For those of us who love meat, we are spoilt for choice.
However, sometimes I feel we get confused by all the different names of the cuts.
Are we just calling the same thing two different names without realizing it?
On this edition of ‘meat vs meat’ I will be looking at Prime Rib vs Ribeye.
I can confirm these are two different cuts of meat.
They are two of the juiciest and most delicious cuts of beef that are welcome at my cookout anytime!
In this post, I will examine the differences in cooking methods, texture, and flavor between them.
Table of contents
What is the Difference Between Prime Rib and Ribeye?
Prime rib and ribeye both come from the same primal cut of beef.
The prime rib has up to seven rib bones. A ribeye is one “rib” of the prime rib.
The ribeye is cut before being cooked individually whereas the prime rib is cooked as a whole.
What is Prime Rib and Where Does it Come From?
Prime rib comes from the primal rib section of a cow.
Prime rib is one of the juiciest and most flavorful cut of beef and is often used as a roasting joint.
Standing rib roast or ribeye roast, as it is popularly called, is made up of seven ribs and roast its usually tied with string. However you don’t have to leave the string on the prime rib during cooking.
The top part is a big juicy piece of marbled meat, that is surrounded by a fat cap. this protects the meat when it is cooking and keeps it moist.
A full primal rib is over 20 pounds of meat. However, you can buy it in sections.
The Chuck End;
Is rib 6-9, and is also known as the blade end. This part has more fat and connective tissue, so it is more suitable for roasts.
The Loin End;
This consists of ribs 10-12 and is also called the first cut. It has more meat and less fat. This section is often more in demand as it is more tender and has a uniform looks to it.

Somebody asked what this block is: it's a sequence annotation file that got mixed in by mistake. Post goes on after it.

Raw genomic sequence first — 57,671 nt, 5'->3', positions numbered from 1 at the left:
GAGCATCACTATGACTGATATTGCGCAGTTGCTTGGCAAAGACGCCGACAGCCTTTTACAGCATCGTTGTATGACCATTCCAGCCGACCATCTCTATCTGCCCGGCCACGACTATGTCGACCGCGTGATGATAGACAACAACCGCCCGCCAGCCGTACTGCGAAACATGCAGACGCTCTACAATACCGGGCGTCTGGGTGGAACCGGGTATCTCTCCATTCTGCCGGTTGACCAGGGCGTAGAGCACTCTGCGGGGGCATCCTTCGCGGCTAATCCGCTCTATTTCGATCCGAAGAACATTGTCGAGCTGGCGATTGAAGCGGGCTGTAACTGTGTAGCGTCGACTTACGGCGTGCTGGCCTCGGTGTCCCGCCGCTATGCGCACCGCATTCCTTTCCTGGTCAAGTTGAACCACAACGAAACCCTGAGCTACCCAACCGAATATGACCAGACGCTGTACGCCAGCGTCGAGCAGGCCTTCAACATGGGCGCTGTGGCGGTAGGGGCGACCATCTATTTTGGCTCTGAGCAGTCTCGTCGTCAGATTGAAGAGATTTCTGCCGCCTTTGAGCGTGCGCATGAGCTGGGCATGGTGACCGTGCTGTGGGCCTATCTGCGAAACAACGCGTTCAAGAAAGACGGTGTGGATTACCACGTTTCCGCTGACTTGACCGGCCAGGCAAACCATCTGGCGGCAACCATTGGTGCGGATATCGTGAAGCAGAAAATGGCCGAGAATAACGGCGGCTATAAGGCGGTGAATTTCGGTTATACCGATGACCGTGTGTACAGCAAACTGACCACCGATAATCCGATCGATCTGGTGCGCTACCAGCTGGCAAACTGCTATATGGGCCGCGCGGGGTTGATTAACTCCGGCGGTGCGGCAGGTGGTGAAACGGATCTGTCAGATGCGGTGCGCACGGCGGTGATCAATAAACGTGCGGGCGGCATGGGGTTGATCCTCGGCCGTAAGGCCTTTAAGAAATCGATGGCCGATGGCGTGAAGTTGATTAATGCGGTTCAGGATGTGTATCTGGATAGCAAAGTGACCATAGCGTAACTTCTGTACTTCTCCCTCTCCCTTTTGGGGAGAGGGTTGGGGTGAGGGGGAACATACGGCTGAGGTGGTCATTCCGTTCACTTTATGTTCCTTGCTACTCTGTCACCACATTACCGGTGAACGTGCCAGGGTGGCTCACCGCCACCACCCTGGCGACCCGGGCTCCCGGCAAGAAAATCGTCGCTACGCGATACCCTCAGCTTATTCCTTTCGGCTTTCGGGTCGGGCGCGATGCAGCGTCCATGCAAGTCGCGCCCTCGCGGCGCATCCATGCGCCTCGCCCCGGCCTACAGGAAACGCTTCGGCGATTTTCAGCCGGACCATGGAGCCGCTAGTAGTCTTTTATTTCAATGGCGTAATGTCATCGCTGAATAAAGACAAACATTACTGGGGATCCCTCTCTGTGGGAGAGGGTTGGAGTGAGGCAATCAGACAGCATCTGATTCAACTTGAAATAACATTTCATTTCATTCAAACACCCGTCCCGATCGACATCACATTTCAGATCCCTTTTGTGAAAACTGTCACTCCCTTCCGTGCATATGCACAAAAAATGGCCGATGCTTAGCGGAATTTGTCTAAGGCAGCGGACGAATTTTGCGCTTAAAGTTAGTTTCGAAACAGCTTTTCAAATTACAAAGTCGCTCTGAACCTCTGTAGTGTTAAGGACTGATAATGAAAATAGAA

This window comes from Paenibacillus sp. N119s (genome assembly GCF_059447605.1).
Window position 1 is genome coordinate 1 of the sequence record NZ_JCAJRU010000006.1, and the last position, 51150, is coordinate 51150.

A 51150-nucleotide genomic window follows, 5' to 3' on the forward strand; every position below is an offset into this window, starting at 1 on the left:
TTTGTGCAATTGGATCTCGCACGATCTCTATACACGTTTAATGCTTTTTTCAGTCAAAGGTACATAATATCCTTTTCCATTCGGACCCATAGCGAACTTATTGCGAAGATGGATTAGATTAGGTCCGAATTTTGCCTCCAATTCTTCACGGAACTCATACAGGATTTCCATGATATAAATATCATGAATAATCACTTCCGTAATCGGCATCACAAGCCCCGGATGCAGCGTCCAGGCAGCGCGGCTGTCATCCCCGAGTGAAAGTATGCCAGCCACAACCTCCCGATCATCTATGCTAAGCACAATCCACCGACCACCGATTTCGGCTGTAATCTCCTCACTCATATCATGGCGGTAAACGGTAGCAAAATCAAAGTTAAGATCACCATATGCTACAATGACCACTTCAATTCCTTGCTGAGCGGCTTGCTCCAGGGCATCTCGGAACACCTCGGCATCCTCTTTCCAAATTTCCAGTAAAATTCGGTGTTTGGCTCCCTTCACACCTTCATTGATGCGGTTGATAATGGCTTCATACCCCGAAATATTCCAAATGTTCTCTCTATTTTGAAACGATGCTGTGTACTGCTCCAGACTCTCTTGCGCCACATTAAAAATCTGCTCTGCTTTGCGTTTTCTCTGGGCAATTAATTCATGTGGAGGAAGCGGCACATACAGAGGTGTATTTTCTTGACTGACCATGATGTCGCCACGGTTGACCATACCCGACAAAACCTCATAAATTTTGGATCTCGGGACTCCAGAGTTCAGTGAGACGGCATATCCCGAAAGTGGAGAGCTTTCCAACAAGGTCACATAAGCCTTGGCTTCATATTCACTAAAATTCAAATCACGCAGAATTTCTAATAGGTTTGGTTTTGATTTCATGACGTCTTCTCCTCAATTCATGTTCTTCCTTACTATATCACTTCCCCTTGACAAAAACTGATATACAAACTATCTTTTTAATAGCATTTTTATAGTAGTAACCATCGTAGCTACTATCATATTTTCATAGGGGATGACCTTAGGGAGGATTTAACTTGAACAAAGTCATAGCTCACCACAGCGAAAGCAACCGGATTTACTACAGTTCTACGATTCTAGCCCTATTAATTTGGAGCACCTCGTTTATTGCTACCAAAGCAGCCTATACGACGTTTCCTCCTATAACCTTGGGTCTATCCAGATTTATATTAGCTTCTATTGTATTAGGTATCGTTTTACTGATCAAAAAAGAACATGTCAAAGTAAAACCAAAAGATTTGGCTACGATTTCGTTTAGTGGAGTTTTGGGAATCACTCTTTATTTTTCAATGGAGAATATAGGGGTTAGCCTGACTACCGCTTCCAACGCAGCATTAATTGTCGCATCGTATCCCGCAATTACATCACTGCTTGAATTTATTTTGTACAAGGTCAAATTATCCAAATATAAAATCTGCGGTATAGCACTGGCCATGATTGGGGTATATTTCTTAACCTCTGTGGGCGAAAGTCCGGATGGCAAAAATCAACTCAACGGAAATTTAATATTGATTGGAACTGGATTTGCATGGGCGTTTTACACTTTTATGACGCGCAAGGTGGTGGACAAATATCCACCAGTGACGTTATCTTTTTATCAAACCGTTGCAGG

Note: Although it has the word ‘prime’ in its name, a standing rib roast is not always USDA prime.
My favorite way to cook a prime rib? I like to smoke prime in rib in my pellet grill. It ensures I have the perfect temperature during the whole cook.
What is Ribeye and Where Does it Come From?
Ribeye also comes from the primal rib section of a cow. It is often cut from between the 6th rib and 12th rib of the prime rib.
The ribeye steak has three different muscles;
- Complexus – This small muscle attached to the ‘eye’,
- Longissimus Dorsi – The actual ‘eye’ of the ribeye. This is the center of the cut, a well-marbled, circular-shaped cut surrounded by fat
- Spinalis – ’ This is a muscle separated from the eye by a layer of fat.
The actual ribeye is just the center muscle (Longissimus Dorsi)
Most people call it a ribeye but that would just be the middle muscle. When you order or buy a rib steak the bone will be removed and it will have all three muscles.
Is Prime Rib the Same as Ribeye?
Prime rib and ribeye come from the same primal cut. The rib eye is cut from the prime rib.
They are both served and cooked best differently
The prime rib is a large cut of beef that is cooked with the large rib bones left in it. This adds to its rich flavor and moisture.
The ribeye is cut from one of the most tender parts of the prime rib, usually between the 6th and 12th rib. This cut is usually well marbled with fat. Some people do like tenderizing it
A typical prime rib that is served in a restaurant is from the cooked rib roast. Whereas when you order a ribeye is has already been cut from the prime rib and grilled individually.
Enjoying learning about steak? See how ribeye compares to sirloin, especially in regards to the marbling and price.
Difference in Flavor
Many argue that the ribeye is not as flavorful as the prime rib.
However, coming from the beef rib both the ribeye and prime rib have a rich flavor.
But I have found that the prime ribs have a slightly stronger flavor due to bones and more connective tissue and marbling than the ribeye.
Ribeye is milder in taste than prime rib and tends to be more tender.
But the rib eye still has its fair share of marbling which means it has a wonderful buttery flavor that just melts in my mouth.
Is Ribeye a Good Alternative for Prime Rib?
Yes, ribeye is a good alternative for prime rib.
Especially if you not cooking for a group of people.
Texture Difference Between Prime Rib and Ribeye